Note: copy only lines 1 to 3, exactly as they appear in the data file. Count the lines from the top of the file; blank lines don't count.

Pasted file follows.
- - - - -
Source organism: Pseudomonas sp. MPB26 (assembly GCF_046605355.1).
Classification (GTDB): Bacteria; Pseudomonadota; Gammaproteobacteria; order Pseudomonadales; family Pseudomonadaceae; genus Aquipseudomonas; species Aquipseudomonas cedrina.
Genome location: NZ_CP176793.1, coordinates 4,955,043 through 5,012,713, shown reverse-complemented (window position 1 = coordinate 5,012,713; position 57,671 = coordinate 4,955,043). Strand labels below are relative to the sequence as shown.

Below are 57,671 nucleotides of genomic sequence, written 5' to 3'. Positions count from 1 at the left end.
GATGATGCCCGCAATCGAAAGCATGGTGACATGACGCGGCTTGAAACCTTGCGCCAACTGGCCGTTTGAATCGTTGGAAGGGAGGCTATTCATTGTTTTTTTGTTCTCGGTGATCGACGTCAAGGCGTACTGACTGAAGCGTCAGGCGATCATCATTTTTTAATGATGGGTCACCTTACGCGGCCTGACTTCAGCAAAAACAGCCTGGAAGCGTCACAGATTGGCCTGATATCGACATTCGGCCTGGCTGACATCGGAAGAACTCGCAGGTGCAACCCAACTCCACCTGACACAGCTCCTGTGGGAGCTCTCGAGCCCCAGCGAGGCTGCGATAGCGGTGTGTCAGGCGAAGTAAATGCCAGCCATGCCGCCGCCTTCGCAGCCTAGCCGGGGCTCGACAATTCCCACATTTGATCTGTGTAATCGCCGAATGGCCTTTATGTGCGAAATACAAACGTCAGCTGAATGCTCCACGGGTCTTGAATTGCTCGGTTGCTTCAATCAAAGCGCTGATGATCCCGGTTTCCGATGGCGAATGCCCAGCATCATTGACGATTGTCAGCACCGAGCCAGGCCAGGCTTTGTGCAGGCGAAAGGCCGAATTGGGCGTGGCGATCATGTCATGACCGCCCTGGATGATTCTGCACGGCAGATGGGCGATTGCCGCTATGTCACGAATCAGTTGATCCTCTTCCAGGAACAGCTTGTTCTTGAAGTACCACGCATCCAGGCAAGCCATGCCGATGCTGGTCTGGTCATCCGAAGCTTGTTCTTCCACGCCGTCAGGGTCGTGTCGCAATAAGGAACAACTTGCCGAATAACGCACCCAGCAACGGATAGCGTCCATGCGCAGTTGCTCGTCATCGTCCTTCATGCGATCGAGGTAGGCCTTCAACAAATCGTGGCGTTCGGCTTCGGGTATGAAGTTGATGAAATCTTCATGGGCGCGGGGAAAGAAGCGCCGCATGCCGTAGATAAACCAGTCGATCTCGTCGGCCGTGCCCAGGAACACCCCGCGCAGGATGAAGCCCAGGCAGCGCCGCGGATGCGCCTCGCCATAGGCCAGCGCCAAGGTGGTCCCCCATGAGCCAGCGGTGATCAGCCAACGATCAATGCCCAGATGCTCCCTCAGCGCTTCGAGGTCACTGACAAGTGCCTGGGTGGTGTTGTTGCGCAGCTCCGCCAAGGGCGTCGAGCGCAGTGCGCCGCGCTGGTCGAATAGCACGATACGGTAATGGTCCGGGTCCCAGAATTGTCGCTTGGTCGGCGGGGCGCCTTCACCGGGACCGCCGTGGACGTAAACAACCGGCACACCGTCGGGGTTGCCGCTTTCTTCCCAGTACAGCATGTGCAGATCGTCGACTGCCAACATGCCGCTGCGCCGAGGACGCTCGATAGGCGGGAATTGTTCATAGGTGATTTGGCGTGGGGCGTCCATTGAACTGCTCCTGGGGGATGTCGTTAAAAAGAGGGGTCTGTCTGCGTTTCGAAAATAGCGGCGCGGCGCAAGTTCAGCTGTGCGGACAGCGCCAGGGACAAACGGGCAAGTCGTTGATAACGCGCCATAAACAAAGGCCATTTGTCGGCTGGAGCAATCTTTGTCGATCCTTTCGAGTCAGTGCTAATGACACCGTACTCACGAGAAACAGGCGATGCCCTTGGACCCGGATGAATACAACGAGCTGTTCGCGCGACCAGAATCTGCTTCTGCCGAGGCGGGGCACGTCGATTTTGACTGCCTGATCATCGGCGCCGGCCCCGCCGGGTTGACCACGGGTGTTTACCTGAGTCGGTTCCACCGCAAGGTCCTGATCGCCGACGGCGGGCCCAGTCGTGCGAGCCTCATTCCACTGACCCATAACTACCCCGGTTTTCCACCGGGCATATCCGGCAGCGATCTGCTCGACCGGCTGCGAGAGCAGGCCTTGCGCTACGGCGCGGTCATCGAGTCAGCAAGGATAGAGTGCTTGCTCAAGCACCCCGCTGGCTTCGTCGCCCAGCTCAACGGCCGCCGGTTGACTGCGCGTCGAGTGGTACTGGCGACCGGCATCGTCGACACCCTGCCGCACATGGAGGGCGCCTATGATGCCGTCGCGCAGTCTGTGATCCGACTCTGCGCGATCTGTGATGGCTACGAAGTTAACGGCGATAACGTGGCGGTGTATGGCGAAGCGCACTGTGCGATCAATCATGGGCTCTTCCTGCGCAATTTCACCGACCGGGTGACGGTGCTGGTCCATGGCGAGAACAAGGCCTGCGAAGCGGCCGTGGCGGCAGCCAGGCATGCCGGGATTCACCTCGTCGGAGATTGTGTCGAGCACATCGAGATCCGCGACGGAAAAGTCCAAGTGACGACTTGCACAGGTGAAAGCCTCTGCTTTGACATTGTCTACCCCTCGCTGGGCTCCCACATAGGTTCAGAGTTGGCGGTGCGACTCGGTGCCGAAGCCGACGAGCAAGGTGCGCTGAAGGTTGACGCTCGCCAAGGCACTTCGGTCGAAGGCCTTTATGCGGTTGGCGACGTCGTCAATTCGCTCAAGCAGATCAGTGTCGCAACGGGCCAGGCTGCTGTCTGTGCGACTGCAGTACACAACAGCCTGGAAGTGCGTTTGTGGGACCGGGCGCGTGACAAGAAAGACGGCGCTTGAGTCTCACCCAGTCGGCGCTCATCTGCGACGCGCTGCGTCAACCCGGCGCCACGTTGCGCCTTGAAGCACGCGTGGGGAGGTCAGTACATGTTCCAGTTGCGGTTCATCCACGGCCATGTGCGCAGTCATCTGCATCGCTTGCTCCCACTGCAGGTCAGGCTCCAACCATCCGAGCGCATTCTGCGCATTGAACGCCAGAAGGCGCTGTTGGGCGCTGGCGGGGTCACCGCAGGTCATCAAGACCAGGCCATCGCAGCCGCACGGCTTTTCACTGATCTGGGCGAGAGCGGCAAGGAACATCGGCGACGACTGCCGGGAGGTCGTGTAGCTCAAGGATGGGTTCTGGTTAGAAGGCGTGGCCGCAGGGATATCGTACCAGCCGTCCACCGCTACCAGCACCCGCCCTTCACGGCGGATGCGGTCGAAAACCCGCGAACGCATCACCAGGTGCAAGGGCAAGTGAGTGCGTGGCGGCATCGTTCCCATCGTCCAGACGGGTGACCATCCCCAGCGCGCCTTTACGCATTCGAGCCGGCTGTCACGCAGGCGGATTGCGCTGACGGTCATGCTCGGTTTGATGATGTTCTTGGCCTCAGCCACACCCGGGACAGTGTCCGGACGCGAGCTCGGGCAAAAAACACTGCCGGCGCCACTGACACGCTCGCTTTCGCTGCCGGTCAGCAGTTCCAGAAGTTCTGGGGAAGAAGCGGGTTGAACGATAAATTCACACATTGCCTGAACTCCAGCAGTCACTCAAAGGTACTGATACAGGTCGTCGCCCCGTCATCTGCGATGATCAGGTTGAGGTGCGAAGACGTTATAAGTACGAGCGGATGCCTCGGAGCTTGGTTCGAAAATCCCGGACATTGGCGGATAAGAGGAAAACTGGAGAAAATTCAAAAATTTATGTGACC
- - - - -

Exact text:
Source organism: Pseudomonas sp. MPB26 (assembly GCF_046605355.1).
Classification (GTDB): Bacteria; Pseudomonadota; Gammaproteobacteria; order Pseudomonadales; family Pseudomonadaceae; genus Aquipseudomonas; species Aquipseudomonas cedrina.
Genome location: NZ_CP176793.1, coordinates 4,955,043 through 5,012,713, shown reverse-complemented (window position 1 = coordinate 5,012,713; position 57,671 = coordinate 4,955,043). Strand labels below are relative to the sequence as shown.